From left: Winky Moylan, Noddy Toylan, and Blinky Boylan
Hair: (Winky) Brown, (Noddy) Black, (Blinky) Red
Base of Operations: Keystone City, Kansas
First Appearance: All-Flash #5 (Summer 1942)
Winky, Blinky and Noddy were a trio of Three Stooges look-alikes who served as comic relief for the Golden-Age Flash. Variously referred to as the “Three Numbskulls,” “Three Idiots,” “Three Dopes,” or, most often, the “Three Dimwits,” they were friends of the Flash, Jay Garrick, and Joan Williams.
The trio would get into trouble on their own, or get mixed up in trouble that was already brewing, and would invariably drag the Flash into it one way or another. They even graduated to their own regular feature in All-American Comics.
Winky was the big one with curly brown hair, Blinky the skinny redhead whose eyes were always hidden, and Noddy the short one with a fringe of black hair and a big hat. They started out as small-time criminals working for stable owner Walter King, but they weren’t terribly good at it. After an encounter with the Flash that led to King’s arrest, they moved to more benign pursuits (All-Flash #5, 1942).
They passed through occupations ranging from bellhops and floor-sweepers to restaurateurs, investors—and even inventors! For a while they were famous as “Professors of Personality” (having invented a “personality ray”*). Blinky even had a brief stint as the super-hero Muscleman (All-Flash #13, 1943).
At least twice, the trio was mistaken for similar-looking villains. Once during World War II, several Axis agents mistook them for their unseen superiors, the Terrible Three (All-Flash #9, 1943). Not long afterward, they were mistaken for a trio of conquerors from the planet Karma (All-Flash #11, 1943).
The Dimwits disappeared with the Golden Age, appearing just three times in the years since. Once, with no explanation, in a Silver-Age Flash story (Flash v.1 #117, 1960). Once in a flashback to explain why they disappeared: While riding the rails out west, they stumbled upon a sack full of money, and decided to retire to the Caribbean (Flash v.2 #161, 2000). Finally, it was shown that in modern times they had become security guards at the Flash Museum, where an attacker killed them (Justice League: Cry For Justice #2 2009).Text by Kelson Vibber. Do not copy without permission.
- Art Credits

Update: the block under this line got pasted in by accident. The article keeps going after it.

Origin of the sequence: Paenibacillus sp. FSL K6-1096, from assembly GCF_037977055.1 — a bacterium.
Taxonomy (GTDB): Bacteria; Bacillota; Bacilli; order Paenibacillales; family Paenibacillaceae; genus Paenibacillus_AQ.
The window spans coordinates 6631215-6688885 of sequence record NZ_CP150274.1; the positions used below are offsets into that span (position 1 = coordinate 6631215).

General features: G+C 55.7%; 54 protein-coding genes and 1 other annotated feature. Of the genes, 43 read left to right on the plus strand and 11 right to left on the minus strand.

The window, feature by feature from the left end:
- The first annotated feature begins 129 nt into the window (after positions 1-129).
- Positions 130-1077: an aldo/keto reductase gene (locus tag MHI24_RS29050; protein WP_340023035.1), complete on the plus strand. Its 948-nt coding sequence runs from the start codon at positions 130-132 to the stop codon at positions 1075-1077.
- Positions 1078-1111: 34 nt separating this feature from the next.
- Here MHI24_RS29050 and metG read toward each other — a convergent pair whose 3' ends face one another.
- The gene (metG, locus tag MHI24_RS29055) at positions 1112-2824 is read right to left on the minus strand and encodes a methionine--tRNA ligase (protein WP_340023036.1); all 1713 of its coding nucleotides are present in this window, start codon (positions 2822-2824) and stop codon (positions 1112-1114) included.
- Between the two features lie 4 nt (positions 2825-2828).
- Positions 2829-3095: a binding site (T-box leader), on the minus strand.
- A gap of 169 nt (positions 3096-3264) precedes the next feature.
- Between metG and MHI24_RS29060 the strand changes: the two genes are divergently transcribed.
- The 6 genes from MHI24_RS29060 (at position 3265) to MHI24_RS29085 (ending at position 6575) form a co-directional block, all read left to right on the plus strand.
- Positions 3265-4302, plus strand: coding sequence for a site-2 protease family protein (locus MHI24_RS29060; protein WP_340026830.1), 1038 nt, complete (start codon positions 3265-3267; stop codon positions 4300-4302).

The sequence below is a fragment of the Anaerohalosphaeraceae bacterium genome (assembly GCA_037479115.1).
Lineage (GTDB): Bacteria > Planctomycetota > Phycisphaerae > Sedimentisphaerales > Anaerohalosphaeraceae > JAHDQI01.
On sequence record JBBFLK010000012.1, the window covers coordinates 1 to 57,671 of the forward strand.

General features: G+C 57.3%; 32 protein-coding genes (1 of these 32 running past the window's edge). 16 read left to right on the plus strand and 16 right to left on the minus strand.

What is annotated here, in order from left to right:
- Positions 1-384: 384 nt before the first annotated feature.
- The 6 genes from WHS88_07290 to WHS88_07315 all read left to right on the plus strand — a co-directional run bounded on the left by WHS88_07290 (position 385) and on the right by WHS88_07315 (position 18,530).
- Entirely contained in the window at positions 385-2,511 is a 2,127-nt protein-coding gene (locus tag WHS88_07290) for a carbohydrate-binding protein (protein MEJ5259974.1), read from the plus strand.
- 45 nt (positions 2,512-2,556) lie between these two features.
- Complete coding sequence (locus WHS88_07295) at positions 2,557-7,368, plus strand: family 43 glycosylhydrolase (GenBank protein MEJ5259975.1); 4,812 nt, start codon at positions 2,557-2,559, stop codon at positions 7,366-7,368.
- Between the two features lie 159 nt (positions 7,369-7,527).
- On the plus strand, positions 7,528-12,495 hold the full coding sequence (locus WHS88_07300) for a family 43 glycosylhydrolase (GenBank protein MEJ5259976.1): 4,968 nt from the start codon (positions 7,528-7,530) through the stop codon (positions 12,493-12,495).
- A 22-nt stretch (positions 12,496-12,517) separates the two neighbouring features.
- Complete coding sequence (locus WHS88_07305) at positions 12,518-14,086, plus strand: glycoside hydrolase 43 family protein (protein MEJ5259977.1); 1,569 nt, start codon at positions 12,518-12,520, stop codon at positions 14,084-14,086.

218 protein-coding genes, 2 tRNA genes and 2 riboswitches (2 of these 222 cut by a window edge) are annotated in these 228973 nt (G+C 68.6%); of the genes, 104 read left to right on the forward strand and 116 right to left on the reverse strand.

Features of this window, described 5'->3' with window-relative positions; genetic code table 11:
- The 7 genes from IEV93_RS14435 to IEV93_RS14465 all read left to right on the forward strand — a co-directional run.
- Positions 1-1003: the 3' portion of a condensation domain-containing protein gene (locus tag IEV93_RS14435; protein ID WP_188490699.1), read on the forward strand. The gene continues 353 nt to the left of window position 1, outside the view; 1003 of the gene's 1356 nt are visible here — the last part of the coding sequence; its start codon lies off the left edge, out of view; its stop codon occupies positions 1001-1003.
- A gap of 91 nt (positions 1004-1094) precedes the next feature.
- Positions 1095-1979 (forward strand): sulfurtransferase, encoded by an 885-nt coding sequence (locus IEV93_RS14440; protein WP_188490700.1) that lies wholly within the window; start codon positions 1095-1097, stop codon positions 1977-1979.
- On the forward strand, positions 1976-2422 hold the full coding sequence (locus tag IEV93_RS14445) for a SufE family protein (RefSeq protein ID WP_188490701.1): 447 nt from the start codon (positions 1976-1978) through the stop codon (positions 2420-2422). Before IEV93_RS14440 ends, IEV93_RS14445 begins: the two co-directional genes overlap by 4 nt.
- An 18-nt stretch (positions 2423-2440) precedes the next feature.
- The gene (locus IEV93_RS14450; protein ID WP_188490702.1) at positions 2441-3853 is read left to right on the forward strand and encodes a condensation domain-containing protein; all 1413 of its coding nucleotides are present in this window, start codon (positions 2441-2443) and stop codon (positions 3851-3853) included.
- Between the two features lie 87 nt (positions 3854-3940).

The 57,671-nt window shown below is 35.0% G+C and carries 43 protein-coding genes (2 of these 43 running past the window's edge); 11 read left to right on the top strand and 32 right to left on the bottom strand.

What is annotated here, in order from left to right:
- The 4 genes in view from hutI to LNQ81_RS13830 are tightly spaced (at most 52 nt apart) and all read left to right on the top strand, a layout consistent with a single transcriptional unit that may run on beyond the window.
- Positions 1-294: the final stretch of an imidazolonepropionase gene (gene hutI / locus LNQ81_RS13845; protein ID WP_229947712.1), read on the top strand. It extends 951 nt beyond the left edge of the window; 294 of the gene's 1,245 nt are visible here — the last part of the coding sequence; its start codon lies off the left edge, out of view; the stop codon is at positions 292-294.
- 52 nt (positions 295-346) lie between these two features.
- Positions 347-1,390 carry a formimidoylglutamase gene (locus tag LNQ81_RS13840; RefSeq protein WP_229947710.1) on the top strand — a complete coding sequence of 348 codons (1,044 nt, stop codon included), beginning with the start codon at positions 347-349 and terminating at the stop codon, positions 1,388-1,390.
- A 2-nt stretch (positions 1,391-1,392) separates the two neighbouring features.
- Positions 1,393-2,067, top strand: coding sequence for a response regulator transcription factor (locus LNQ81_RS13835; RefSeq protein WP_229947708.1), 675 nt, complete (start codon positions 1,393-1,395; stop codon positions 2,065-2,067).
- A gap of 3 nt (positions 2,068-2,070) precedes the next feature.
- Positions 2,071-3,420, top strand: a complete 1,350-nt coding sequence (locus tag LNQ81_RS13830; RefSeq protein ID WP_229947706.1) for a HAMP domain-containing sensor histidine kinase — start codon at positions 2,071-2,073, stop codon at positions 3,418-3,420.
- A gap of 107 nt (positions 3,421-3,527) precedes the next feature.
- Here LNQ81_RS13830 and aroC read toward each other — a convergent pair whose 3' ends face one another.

- Golden-Age Appearances
- Silver-Age Appearances
- Legacy-Era Appearances
- Rebirth-Era Appearances
- Further Notes
- Related Commentary
- All-Flash #13 (Winter 1943) - E.E. Hibbard
- Regulars in All-Flash #5–29 (1942–1947) (reprint info)
- Regulars in All-American Comics #73–82 (1946–1947)
- Flash Comics #46 (October 1943): “Kill ’Em With Kindness,” Gardner Fox
- Flash Comics #54 (June 1944): “The Bottle From the Sea,” Gardner Fox
- Flash Comics #61 (January 1945): “The Magic of Ultra-Speed,” Gardner Fox
- Flash Comics #62 (February 1945): “High Jinks on the Rinks,” Gardner Fox
- Flash Comics #63 (March 1945): “The Horrors a la Creep,” Gardner Fox
- Flash Comics #64 (April 1945): “The Fire Bandits,” Gardner Fox
- Flash Comics #66 (August–September 1945): “The Flash and the Black Widow,” Robert Bloch (reprint info)
- Flash Comics #67 (October–November 1945): “The Man Who Saw Ahead,” Gardner Fox
- Flash Comics #68 (December–January 1946): “The Radio that Ran Wild,” Gardner Fox
- Flash Comics #69 (February–March 1946): “Adventure of the Violent Violin,” Gardner Fox
- Flash Comics #70 (April 1946): “An Ocean of Gold!” Gardner Fox
- Flash Comics #72 (June 1946): “Wizard of the Wax Works,” Gardner Fox
- Flash Comics #73 (July 1946): “The Flying Submarine,” Gardner Fox
- Flash Comics #74 (August 1946): “Jewels and Fools,” Gardner Fox
- Flash Comics #75 (September 1946): “The Singing Robot,” Gardner Fox
- Flash Comics #78 (December 1946): “Haunted Halloween” Gardner Fox
- Flash Comics #79 (January 1947): “Evil over Eelton!” Gardner Fox
- Comic Cavalcade #4 (Fall 1943): “Winky Turns Wrestler,” Gardner Fox
- Comic Cavalcade #5 (Winter 1943): “The Plant that Challenged the World,” Gardner Fox
- Comic Cavalcade #7 (Summer 1944): “The Man with the Notorious Nose,” Gardner Fox
- Comic Cavalcade #9 (Winter 1944): “Tale of the Winged Horse,” Gardner Fox
- Comic Cavalcade #10 (Spring 1945): “The Elevator that Went Sideways,” Gardner Fox
- Comic Cavalcade #12 (Fall 1945): “Painting the Town,” Gardner Fox
- Comic Cavalcade #14 (April–May 1946): “The Fourth-Dimensional House,” Gardner Fox
- Comic Cavalcade #15 (June–July 1946): “Spend Till It Hurts,” Gardner Fox
- Comic Cavalcade #17 (October–November 1946): “The Flying Tractor,” Gardner Fox
- Comic Cavalcade #18 (December–January 1947): “The Galloping Greenbacks,” Gardner Fox
Unlike the Silver and Modern Age lists, I have only a partial index of Golden-Age appearances. This list may be incomplete. Secondary sources include the GCD.
Silver-Age Flash Appearances
- Flash #117 (December 1960): “The Madcap Inventors of Central City!” Gardner Fox
Legacy-Era Flash Appearances
- Flash #161 (June 2000): “Honeymoon in Vegas,” Pat McGreal (flashback)
Rebirth-Era Flash Appearances
- Justice League: Cry for Justice #2 (October 2009): “The Gathering,” James Robinson
* Their fame as Personality Professors is mentioned in All-Flash #9 and #11, and Blinky mentions having discovered a “personality ray ” in All-Flash #9. These probably refer to the All-Flash #6 story, “The Ray That Changed Men’s Souls!”
- Who’d’a thunk it? (re: role in the Thinker’s origin)